Sleep deprivation can feel like you’ve been hit by a truck every single day. Not only do you look as bad as you feel, but every step is painful and exhausting. Luckily, you’ve got a gorgeous baby to help you stay cheerful and positive, but some days even the cute baby isn’t enough to help you get through the day, especially when people say stuff to you that doesn’t help.
In fact, if you’re anything like I used to be, the things that people say to you when you’re exhausted and emotional can make things a hundred times worse. I remember my sleep deprivation days all too well, and more than that, I remember the comments and opinions that seriously irked me back in those days.
Here are a few that I still recall – if you’re a tired mum, which of these comments do your head in?
“You look tired”
Duh. Did you not just hear me tell you my baby woke up ten times last night? Of course I look tired, I’M NOT SLEEPING. But thanks for reminding me how crap I look at the moment.
“If it’s any consolation, you look great”
A colleague said this to me once, after I’d told her how little sleep I’d had that month. But although she meant well, it wasn’t consolation at all, because it was a lie. I didn’t look great, I looked like I hadn’t slept in a month. I was tired but not completely gullible.
“My baby sleeps from 7pm to 7am”
‘It’s almost as though she loves sleep!’ a mum once told me about her newborn. I nearly threw up. Look, if your baby sleeps like an angel, I’m happy for you, really I am. But when you’re chronically sleep deprived and on the brink of falling apart, hearing comments like this just made it even worse.
“I’m tired too because …”
I had a work colleague tell me that he too, couldn’t sleep the night before, because his cat kept meowing. Someone else told me that the wind kept them awake, or a sore leg caused them a restless night. Say what? Tired mums can’t relate to this, because we could sleep through the noise of a building site if we were allowed to. We wouldn’t even need a pillow or doona, just the chance to lie horizontally. Noisy wind and household pets DO NOT compare to the pain of getting up to a baby all night.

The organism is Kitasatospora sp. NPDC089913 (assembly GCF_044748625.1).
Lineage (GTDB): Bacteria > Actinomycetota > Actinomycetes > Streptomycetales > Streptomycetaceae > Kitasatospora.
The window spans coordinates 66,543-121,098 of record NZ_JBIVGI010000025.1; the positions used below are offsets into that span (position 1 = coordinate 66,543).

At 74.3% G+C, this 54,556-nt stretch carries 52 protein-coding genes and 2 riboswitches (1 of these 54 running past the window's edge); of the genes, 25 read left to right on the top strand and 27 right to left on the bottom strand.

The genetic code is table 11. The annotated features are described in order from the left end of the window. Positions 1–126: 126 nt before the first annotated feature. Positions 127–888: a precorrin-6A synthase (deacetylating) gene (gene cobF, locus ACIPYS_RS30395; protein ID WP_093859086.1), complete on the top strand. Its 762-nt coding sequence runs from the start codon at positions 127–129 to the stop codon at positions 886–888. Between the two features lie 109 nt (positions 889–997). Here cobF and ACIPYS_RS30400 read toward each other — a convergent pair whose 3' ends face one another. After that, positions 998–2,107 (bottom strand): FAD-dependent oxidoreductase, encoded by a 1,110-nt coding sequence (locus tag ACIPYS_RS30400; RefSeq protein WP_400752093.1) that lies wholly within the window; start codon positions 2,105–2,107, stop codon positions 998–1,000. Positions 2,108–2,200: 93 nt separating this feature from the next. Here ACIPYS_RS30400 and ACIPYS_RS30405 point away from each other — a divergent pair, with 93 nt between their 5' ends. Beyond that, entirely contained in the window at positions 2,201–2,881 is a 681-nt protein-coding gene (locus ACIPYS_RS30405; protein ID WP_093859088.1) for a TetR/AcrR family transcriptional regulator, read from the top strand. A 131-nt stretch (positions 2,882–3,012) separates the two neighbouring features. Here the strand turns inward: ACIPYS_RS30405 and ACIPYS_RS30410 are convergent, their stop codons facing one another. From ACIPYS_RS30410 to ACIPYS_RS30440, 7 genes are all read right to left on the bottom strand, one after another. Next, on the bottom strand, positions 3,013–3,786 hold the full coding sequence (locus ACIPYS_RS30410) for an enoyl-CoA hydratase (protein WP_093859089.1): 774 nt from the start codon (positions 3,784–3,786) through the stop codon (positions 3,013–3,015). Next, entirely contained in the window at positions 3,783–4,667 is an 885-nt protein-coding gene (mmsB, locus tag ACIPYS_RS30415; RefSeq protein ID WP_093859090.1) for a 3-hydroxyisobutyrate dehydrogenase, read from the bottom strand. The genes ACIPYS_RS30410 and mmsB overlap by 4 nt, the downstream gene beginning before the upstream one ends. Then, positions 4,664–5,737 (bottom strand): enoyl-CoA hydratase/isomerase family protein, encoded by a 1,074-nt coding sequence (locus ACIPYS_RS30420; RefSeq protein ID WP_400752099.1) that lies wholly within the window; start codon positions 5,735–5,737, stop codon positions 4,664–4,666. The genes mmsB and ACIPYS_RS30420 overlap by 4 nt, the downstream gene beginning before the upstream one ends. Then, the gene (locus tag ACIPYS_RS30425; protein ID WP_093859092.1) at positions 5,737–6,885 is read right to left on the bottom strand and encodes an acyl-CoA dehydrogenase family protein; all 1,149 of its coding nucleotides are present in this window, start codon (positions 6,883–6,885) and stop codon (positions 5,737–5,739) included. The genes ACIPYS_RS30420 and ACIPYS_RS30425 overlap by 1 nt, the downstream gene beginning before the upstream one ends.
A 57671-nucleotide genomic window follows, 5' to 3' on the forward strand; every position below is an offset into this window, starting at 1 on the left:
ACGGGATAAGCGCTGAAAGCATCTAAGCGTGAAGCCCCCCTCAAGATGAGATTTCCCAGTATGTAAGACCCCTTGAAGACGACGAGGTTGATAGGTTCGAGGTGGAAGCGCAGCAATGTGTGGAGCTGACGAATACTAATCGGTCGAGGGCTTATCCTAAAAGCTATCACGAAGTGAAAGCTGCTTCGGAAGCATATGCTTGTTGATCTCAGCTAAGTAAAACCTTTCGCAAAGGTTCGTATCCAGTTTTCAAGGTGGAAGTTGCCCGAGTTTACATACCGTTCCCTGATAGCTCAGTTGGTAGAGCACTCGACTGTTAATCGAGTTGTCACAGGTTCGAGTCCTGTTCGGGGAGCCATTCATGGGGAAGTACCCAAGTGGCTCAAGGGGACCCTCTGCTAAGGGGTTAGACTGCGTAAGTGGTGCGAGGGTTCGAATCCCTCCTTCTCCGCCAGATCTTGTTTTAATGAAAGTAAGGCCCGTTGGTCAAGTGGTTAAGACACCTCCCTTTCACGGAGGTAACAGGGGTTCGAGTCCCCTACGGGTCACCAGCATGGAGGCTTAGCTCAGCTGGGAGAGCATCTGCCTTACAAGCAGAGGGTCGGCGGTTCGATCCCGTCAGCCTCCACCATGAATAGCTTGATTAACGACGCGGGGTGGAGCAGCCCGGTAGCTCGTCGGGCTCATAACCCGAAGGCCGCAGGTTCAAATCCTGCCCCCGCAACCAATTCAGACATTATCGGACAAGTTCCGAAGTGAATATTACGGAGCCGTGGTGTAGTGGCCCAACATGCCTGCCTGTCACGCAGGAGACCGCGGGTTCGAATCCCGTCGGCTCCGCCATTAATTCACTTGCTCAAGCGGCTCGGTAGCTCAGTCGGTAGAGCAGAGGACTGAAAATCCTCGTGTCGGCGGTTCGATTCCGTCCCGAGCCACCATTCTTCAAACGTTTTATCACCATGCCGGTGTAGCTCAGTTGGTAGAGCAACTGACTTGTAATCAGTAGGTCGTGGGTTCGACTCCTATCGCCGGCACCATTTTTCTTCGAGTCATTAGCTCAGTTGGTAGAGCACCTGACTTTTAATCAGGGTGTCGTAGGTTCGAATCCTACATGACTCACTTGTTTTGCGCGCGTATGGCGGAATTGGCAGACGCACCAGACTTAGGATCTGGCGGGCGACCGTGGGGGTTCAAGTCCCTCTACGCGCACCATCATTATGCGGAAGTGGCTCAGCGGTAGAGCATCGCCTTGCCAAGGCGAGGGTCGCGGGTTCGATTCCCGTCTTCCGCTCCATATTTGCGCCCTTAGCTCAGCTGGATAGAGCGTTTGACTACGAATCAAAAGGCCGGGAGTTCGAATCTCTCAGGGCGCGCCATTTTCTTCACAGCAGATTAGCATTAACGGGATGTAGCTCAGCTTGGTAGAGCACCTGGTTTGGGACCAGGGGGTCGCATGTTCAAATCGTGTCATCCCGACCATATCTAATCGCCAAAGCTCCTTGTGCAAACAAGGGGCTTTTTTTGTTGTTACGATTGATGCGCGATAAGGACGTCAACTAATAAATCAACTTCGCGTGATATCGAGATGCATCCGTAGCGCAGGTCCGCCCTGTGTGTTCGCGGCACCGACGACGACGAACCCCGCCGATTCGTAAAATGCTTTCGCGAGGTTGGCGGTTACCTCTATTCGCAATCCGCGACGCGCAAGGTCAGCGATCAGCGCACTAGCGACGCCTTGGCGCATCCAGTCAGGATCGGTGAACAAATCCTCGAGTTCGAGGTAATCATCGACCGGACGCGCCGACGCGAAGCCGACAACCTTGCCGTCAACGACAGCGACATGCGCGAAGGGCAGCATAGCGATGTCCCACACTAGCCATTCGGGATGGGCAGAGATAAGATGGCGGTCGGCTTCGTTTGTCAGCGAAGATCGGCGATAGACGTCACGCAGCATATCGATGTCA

“When you’re up, I’m up too”
My husband tried this one on me more than once, and it never went down well. What he was trying to say was that he was vaguely aware of when I was in and out of bed, but doing this while lying in a comfy bed with your eyes closed the whole time hardly compares to feeding and settling a wakeful baby all night. Grrrrr!
“Cherish every moment”
Comments like these, and anything suggesting that you should be grateful while you’re in the throes of sleep deprivation are the opposite of helpful when you feel like a walking zombie. Of course you’re grateful for your baby, sheesh! But chances are, you’re also wondering how long a person can keep functioning on two hours of broken sleep a night.
“Have you tried …”
Everyone has a solution for you when your baby won’t sleep, and chances are, you’ve already tried it. Of course you have. What, you’re going to go through night after night of not sleeping and never look for a solution? Pfft.
What to say instead:
Sleep deprivation might make us a bit irrational but there are things to say that can actually help too. Any of the following statements would have been gratefully accepted by me during the worst of my sleepless moments:
“Your baby is gorgeous.” Always cheered me up a little.
“Sit down and I’ll make you a cup of tea.” Yes please!
“Want me to come over and help settle the baby all night?” Okay so no one ever said this to me, but it was a fantasy of mine.
“You’re doing everything right by your baby – and you will sleep again soon, I promise.” Again, no one said this to me. But looking back at that time, I know that I was doing right by my babies. And these days we all sleep through, every single night. So just in case no one says this last one to you, you’ve heard it from me now.
If you do decide you’d like some baby sleep advice, our Parent School sleep experts can help. Click to find out more or book a one-on-one session.